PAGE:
Sidney said...

That's good information. I had heard theories that it was not as efficient, and I believe that's true. I will seek to follow the how-not-to advice. Maybe a 12-step program is needed.

Nicholas Genovese said...

I too have wondered about multi tasking and I believe that it is in our genes and is a part of the evolution of homo sapiens and has to do with propagation of the species. I look at my daughter and how she cares for her ten and six year old daughters and marvel at how she is able to vigilantly watch one as she tends to the needs of the other at the same time over and over again.

When I was younger I too could multi task and often wondered about my ability to carry on two conversations at one time and felt that it was just a skill I developed as a result of my very talkative extended family. When I lost the ability, I speculated that I've been out of touch with my family and had lost the knack. Then as I got older I realized that I was wrong on both counts. It's not a knack that you can lose, it's in our genes. They turn on when we approach child rearing age and then shut down after we leave child rearing age. Multi tasking and other such things is why homo sapiens are survirors of the fittest.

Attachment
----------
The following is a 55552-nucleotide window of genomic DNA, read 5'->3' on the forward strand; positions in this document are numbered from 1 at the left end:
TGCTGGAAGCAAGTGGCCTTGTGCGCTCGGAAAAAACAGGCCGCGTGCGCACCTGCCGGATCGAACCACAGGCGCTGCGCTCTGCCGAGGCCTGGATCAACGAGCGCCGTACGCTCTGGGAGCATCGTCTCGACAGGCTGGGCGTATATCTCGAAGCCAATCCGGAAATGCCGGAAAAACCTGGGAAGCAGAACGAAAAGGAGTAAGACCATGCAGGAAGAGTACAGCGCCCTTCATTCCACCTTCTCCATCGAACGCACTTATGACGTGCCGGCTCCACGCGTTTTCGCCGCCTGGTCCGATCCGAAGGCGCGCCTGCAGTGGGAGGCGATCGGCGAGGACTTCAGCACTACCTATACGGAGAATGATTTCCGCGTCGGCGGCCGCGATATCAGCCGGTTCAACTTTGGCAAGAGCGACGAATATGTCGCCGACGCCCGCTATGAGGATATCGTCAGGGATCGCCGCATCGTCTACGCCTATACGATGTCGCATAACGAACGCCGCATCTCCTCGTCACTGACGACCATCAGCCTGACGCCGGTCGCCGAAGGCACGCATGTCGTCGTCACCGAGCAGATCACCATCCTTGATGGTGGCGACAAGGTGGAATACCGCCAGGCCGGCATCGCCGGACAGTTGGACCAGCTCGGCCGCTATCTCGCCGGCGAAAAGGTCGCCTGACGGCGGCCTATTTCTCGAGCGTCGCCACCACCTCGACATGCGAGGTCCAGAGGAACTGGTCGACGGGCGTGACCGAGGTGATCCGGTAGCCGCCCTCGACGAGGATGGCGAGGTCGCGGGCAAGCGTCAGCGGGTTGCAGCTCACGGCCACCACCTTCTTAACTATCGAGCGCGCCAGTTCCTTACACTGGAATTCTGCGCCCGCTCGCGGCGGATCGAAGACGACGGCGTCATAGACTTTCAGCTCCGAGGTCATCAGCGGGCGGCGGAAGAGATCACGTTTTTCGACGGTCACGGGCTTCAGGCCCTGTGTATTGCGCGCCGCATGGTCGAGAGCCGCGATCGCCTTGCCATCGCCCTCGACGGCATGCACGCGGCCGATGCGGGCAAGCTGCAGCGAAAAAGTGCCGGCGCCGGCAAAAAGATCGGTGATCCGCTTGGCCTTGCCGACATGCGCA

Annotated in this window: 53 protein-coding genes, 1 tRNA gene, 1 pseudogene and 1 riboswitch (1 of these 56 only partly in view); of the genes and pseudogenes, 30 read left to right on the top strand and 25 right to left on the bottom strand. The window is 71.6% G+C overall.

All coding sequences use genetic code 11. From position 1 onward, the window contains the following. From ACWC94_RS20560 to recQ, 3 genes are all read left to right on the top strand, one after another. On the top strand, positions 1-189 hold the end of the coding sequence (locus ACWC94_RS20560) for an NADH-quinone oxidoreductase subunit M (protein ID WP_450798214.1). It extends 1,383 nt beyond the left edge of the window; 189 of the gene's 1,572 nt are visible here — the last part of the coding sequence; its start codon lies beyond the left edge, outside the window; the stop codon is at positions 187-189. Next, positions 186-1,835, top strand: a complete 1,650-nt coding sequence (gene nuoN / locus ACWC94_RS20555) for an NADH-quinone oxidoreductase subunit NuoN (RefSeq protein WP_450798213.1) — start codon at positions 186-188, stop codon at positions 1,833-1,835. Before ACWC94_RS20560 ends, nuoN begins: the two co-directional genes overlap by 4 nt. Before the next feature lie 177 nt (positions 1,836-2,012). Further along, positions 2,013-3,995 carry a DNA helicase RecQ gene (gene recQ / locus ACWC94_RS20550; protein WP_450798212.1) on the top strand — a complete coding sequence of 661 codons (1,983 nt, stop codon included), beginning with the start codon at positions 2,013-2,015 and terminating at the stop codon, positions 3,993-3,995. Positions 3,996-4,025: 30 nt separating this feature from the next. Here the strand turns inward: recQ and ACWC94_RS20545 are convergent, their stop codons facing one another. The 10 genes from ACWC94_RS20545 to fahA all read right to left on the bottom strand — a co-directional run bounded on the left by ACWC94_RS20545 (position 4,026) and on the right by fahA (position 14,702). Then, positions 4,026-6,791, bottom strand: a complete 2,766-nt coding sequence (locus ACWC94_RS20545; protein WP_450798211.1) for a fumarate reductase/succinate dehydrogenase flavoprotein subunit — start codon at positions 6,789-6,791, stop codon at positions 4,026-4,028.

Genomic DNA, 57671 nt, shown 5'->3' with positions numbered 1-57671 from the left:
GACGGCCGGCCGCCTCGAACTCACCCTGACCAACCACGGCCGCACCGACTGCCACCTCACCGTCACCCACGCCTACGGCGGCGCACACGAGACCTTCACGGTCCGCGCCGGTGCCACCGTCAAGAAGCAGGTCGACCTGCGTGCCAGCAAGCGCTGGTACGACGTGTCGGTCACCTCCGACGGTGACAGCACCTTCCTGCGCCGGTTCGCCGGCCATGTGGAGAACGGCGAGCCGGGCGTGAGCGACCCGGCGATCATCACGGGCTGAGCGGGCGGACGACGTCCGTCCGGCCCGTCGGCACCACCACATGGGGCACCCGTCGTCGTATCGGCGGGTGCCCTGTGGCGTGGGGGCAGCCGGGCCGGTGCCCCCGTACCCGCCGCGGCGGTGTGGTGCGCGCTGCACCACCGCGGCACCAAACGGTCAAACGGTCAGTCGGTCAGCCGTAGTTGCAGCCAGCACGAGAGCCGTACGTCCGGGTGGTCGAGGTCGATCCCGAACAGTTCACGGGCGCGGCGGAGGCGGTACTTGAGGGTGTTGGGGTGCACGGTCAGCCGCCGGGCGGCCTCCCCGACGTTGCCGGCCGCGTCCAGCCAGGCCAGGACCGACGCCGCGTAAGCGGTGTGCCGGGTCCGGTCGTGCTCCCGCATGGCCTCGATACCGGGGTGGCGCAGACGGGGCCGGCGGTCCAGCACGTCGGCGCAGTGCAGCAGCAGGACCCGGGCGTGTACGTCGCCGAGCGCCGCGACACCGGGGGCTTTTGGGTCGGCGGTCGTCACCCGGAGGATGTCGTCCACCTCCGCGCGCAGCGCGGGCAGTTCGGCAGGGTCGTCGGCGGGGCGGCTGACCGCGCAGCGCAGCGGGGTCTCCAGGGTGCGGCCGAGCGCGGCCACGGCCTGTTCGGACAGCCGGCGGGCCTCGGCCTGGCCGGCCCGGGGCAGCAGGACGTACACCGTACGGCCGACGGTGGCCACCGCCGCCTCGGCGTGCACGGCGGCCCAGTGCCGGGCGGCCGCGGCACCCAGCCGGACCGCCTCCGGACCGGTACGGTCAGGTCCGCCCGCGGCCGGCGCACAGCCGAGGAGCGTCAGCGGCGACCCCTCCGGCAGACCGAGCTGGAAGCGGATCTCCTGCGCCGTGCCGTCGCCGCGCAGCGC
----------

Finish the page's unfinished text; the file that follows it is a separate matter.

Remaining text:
And, of course, if we multi task too much we can develop burn out, another innate skill developed by homo sapiens to tell ourselves that we've gone too far.

Steve Malley said...

Good advice I often fail to heed. This despite the fact that my most prolific periods are when I do just the one thing...

Thank you for the reminder.

Rae Ann Parker said...

Very interesting. I definitely agree that multi-tasking often makes me feel like I get nothing done and must resort to actually crossing things off of a list to see any progress.

Thanks for sharing this interesting research. It certainly is a good promo that we don't have to constantly multi-task to be smart, efficient, etc.